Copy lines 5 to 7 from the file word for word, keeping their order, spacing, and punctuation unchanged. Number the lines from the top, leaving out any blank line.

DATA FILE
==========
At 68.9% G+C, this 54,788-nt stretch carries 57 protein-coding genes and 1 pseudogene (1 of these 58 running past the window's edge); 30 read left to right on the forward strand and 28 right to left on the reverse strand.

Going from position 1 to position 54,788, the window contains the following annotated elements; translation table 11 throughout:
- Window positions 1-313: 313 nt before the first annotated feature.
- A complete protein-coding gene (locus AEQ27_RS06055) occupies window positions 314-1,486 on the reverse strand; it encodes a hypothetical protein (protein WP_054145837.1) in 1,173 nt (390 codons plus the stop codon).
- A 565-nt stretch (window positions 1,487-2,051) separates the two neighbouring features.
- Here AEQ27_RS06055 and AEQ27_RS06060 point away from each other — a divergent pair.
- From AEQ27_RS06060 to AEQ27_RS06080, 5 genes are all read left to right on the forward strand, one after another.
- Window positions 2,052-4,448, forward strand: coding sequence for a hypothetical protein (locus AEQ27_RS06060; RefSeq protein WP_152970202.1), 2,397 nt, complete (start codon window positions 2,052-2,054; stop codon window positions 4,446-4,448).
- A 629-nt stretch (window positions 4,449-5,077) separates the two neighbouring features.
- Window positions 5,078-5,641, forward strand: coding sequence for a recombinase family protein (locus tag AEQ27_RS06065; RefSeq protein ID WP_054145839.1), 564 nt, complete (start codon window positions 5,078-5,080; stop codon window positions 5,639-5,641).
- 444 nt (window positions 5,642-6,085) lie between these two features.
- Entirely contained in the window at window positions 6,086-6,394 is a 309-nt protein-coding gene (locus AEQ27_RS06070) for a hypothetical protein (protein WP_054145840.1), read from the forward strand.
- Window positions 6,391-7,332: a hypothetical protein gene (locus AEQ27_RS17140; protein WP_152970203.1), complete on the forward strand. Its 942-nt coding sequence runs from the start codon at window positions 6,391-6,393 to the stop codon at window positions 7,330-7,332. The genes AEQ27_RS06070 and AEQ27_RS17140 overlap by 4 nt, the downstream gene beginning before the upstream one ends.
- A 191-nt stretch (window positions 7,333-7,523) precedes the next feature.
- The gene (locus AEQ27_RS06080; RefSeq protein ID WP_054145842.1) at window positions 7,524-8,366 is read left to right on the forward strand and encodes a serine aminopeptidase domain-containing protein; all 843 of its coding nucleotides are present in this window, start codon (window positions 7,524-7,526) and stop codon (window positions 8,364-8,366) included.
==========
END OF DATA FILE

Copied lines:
- A 565-nt stretch (window positions 1,487-2,051) separates the two neighbouring features.
- Here AEQ27_RS06055 and AEQ27_RS06060 point away from each other — a divergent pair.
- From AEQ27_RS06060 to AEQ27_RS06080, 5 genes are all read left to right on the forward strand, one after another.